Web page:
My favorite display was a tree near the end of the walk. The trunk and a few branches were decorated with lights. Then, colorful decorations were added – Santa and a snowman sit at the top of the trunk. A “flying” pig hangs from one branch. Several other decorations light up the area.


I also loved a set of five Christmas tree light displays.


Gum drops dotted the landscape at one part of the Botanica.


“Illuminations” runs through Dec. 31. For more information, please visit www.botanica.org.

After we finished our visit at the Botanica, we headed down the street to Old Cowtown Museum for its Victorian Christmas celebration. The buildings were home to exhibits and crafts. The museum is a living history attraction.


Carolers walked along the boardwalk, sharing the holiday season in song.


A cowboy and his buddy enjoyed a holiday hot meal over a fire pit.


Santa Claus and Mrs. Claus greeted visitors at a small log cabin that subs as the visitors center during the day.


You can take in the smells of gingerbread and cinnamon as you walk along the street.

We stopped in at the local saloon for a Sarsaparilla and a show. Visitors were entertained by Roscoe the Magician and the Snitzler’s Saloon dance hall girls.


Roscoe entertained the full house with song and magic tricks. We stood a few feet from him and couldn’t see him doing any side moves during his tricks. One trick started with a golf ball inside a red solo cup. Later, a baseball and then an apple were inside the cup. It was all amazing.


The dance hall girls were a throwback to the Wild West days. They danced the Can-Can and other commonly known dances.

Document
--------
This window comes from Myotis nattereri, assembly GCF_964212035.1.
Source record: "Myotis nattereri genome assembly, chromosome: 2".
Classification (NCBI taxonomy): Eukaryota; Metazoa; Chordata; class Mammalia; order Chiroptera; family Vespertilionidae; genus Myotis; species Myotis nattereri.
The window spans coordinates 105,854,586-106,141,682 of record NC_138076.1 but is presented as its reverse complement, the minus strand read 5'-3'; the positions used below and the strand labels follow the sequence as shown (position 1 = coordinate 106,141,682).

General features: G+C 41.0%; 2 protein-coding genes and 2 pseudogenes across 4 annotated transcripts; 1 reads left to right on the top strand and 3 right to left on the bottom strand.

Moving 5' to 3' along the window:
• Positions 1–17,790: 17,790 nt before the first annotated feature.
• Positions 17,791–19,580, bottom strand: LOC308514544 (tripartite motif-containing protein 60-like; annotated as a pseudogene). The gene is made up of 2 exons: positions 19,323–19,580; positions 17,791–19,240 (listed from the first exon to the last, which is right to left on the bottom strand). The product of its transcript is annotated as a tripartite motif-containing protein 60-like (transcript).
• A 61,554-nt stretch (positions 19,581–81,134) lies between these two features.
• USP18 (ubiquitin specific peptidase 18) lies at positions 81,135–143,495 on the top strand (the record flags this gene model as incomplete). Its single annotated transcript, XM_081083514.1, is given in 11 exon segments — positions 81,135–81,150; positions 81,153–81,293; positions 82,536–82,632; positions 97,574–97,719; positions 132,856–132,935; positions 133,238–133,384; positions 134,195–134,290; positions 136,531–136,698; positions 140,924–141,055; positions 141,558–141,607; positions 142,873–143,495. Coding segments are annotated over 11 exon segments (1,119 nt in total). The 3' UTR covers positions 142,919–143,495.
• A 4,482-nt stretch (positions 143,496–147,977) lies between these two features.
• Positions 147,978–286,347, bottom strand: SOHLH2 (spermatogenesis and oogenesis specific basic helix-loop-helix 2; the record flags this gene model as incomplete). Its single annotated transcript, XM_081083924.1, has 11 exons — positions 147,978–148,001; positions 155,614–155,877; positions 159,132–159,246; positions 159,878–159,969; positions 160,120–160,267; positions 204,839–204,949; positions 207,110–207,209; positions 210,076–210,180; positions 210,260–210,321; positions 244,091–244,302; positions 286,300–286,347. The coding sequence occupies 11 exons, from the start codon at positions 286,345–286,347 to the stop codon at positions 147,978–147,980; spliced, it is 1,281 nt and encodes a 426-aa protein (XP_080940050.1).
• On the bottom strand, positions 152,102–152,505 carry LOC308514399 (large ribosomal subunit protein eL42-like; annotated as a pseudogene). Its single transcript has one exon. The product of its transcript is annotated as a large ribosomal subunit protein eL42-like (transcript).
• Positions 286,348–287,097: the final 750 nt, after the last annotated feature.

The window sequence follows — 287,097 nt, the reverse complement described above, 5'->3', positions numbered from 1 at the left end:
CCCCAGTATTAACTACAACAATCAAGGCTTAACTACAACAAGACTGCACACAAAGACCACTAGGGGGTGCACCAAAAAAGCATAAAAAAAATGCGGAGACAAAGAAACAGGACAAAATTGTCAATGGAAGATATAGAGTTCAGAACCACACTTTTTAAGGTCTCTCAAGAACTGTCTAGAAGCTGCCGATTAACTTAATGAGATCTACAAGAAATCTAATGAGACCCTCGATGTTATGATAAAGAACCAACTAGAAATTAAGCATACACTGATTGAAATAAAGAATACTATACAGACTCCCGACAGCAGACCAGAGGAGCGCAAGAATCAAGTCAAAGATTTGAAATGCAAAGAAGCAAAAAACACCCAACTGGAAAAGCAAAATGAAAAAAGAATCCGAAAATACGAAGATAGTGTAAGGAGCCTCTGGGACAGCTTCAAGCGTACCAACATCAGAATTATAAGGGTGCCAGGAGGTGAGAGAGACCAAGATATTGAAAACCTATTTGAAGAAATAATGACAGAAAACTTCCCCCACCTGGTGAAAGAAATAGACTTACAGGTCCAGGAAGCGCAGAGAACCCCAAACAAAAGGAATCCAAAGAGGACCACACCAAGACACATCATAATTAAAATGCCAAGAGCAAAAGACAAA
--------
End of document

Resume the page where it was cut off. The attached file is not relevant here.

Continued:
They had a western take on the “Twelve days of Christmas” which involved getting a cactus, whiney women, two types of turkey (a game bird and a bottle), and five “goldish” rings. The entertainers did a fantastic job singing and dancing.


A young boy – about 2 1/2- stole the show. The emcee said hi to him and that’s all it took to get him engaged. The dancers visited with him between songs, and they even included the encounter in a skit between two of the dancers getting angry at each other over him. He danced on the main floor and even played with the dancers’ tamborines lying at the edge of the stage. He was adorable.

As the evening came to an end, the saloon dancers wished everyone a happy holiday through the song “We wish you a Merry Christmas.” You know, I’ve had people wish me happy holidays, but I don’t recall anyone ever raising their skirt dancing.


Other exhibits and performances are available for visitors to take in.

As we were departing the museum, Victorian Santa Claus wished everyone a happy holiday.


The Victorian Christmas celebration runs 6-9 p.m. Friday and Saturday. For more information, please visit www.oldcowtown.org.

We had a wonderful time taking in the sights and sounds of Wichita’s Christmas season.

Disclaimer: Thank you to the Wichita Visitors Bureau for the complimentary tickets to the Botanica Wichita and Old Cowtown Museum. However, all opinions and views are ours.